11 guidelines for practices and competitions will be made by the sports medicine team based on Wet Bulb Globe Temperature (WBGT) readings. WBGT Temperature Level of Risk Comments 65 F Low Practice in full equipment F Moderate Consider changing practice time to cooler part of day; modify equipment being worn F High Change practice time to cooler part of day; light equipment being worn >82 F Hazardous Change practice time to cooler part of day; no equipment worn at practice; high a Heat Stress Index Gonzaga Preparatory Sports Medicine 11

12 DIABETES MELLITUS As with any student at Gonzaga Preparatory, students with Type 1 diabetes are encouraged to participate in athletics and other activities. In an effort to ensure a safe and enjoyable experience, the sports medicine staff has adopted recommendations from the National Athletic Trainers Association. To help prevent life-threatening events during exercise the first line of defense is the development of a Diabetes Care Plan by the athlete s physician. This plan should identify blood glucose targets for practices and competitions with exclusion thresholds; strategies to prevent exercise-associated hypoglycemia, hyperglycemia, and ketosis; list of medications used for glycemic control; signs, symptoms, and treatment protocols for hypoglycemia, hyperglycemia, and ketosis; and emergency contact information. With regards to hypoglycemia, a three-pronged approach is used to help prevent this situation from occurring: frequent blood glucose monitoring, carbohydrate supplementation, and insulin adjustment. The athletic trainer will carry a very limited amount of carbohydrate supplements. It is the responsibility of the student-athlete to have appropriate carbohydrate supplements and other diabetic supplies with them at all practices and competitions. It is recommended that student-athletes check their blood glucose levels 2 or 3 times before, every 30 minutes during, and every hour up to 4 hours after physical activity. With regards to hyperglycemia, if insulin levels are adequate the student-athlete may still participate in their given activity. If insulin levels are insufficient, studentathletes will be required to check for ketones in their urine. If ketones are present, the student-athlete will not be allowed to participate in physical activity. Gonzaga Preparatory Sports Medicine 12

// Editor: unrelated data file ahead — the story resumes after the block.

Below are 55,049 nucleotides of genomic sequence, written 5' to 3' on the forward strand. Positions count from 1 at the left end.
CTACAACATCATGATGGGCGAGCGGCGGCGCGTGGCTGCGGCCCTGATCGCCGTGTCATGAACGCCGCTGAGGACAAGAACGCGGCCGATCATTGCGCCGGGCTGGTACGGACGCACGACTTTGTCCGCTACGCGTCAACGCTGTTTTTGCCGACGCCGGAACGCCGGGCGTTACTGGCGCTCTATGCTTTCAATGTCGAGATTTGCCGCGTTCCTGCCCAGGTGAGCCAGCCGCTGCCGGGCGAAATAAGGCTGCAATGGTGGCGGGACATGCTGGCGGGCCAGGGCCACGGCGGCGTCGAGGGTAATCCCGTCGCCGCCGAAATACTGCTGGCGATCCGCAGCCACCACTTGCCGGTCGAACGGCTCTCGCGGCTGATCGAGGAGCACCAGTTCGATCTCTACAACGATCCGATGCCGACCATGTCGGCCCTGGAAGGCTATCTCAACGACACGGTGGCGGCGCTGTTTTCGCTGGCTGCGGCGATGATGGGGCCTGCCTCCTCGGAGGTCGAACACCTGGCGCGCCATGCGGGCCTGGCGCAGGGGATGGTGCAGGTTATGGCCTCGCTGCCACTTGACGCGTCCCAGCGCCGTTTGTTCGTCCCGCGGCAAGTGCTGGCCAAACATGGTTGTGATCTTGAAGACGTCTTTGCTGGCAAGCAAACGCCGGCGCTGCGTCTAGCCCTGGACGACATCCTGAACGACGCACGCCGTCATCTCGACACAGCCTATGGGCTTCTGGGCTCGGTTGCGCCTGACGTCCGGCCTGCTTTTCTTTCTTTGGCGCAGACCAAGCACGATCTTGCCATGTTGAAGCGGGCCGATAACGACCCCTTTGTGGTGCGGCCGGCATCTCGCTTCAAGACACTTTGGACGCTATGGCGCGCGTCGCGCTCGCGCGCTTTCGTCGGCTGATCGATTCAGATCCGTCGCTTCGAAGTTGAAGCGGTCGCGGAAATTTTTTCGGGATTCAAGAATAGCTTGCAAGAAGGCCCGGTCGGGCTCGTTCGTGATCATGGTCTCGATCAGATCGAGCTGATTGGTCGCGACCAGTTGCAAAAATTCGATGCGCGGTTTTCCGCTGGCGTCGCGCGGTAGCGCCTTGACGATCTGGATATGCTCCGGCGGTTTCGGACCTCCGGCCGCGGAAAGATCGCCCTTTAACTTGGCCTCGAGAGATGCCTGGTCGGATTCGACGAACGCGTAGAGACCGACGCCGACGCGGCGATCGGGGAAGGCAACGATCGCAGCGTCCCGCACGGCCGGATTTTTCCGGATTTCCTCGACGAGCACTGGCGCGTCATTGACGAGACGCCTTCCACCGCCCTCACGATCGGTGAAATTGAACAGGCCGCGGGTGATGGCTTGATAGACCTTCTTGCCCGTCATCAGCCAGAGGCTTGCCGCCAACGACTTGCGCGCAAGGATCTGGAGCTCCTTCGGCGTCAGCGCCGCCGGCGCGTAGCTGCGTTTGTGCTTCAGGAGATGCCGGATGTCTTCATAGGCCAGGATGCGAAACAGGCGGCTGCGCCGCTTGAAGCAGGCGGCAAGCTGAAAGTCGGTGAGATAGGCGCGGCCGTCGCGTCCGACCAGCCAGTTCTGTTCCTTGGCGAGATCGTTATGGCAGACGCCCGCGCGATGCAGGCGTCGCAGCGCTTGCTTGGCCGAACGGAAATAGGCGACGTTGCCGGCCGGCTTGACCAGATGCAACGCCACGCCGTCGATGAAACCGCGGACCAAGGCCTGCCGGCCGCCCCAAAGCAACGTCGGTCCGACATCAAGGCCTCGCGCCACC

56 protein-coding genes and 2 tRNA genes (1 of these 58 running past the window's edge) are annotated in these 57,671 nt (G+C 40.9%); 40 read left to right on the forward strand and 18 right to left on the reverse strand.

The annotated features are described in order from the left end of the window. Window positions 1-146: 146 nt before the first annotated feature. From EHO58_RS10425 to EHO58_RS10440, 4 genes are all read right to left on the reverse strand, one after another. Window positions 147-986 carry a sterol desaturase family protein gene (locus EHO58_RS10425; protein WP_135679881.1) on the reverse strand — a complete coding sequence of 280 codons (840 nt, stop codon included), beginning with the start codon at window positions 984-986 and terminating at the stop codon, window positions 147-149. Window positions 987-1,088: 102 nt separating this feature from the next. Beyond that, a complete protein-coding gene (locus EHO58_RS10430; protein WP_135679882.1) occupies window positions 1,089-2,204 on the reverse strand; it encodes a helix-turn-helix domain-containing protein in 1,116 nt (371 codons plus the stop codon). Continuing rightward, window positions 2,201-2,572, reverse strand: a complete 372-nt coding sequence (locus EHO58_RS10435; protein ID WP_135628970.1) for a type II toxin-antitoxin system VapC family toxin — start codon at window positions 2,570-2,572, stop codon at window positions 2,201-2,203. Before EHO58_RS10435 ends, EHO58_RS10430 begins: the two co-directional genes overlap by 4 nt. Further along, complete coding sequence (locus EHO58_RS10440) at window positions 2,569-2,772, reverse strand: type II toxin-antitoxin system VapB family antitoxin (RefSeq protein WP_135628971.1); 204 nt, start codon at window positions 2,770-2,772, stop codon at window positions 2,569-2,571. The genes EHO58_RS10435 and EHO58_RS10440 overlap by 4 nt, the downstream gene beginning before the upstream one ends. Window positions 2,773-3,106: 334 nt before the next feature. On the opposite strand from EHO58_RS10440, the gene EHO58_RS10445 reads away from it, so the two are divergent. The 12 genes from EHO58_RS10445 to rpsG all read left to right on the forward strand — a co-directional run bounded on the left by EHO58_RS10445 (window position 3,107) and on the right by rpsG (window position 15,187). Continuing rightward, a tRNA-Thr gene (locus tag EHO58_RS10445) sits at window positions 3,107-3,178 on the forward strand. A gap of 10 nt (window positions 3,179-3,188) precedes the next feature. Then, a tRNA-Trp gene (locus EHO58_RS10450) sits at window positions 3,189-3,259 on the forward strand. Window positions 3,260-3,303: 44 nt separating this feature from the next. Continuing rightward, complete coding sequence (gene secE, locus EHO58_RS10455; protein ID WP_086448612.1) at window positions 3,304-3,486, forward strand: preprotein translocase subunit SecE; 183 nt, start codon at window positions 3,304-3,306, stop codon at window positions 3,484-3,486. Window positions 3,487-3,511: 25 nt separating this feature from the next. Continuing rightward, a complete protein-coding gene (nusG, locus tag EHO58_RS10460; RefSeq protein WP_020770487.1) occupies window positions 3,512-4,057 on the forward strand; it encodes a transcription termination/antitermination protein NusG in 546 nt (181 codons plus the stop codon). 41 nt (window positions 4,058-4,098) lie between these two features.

13 EXERTIONAL SICKLING Sickle cell trait is the inheritance of one gene for sickle hemoglobin and one for normal hemoglobin. During exercise individuals with the sickle cell trait can develop rhabdomyolysis, which can be a life-threatening situation. At Gonzaga Preparatory student-athletes are screened for the sickle cell trait during their pre-participation physical examination. If the sickle cell trait is identified in a student-athlete they are still allowed to participate in athletics, but with certain modifications. According to the National Athletic Trainers Association the following guidelines should be implemented for student-athletes with sickle cell trait: build up slowly in training with paced progressions, allow longer periods of rest and recovery, participation in pre-season training programs, cessation of activity with onset of symptoms, let student-athlete set their own pace at practice, and maintain adequate hydration during physical activity. In the event of a sickling collapse the EAP will be followed and EMS activated. Signs and symptoms of a sickling collapse include: cramping with a lack of tetanus, inability to maintain stance due to weak musculature, and muscles appear normal even though athlete cannot stand. Gonzaga Preparatory Sports Medicine 13

14 LIGHTENING SAFETY To help prevent lightning casualties at Gonzaga Preparatory guidelines have been adopted based on recommendation from the National Athletic Trainers Association. Before outside athletic events the athletic trainer will be responsible for monitoring the weather for any warnings of lightning strikes in the area. If lightning has been detected in the near vicinity coaches and game management staff will be notified and modifications will be made as needed. If lightning strikes within 5 nautical miles of the athletics venue all activities will be suspended and all participants and spectators will be required to move to a shelter safe from danger of a lightning strike. Activities will not resume until 30 minutes after the last strike of lightning has been seen. For every lightning flash seen within 5 nautical miles the 30 minute wait time restarts. The athletic trainer and game management staff have the full authority to make final decisions on suspending and resuming athletic activities. Gonzaga Preparatory Sports Medicine 14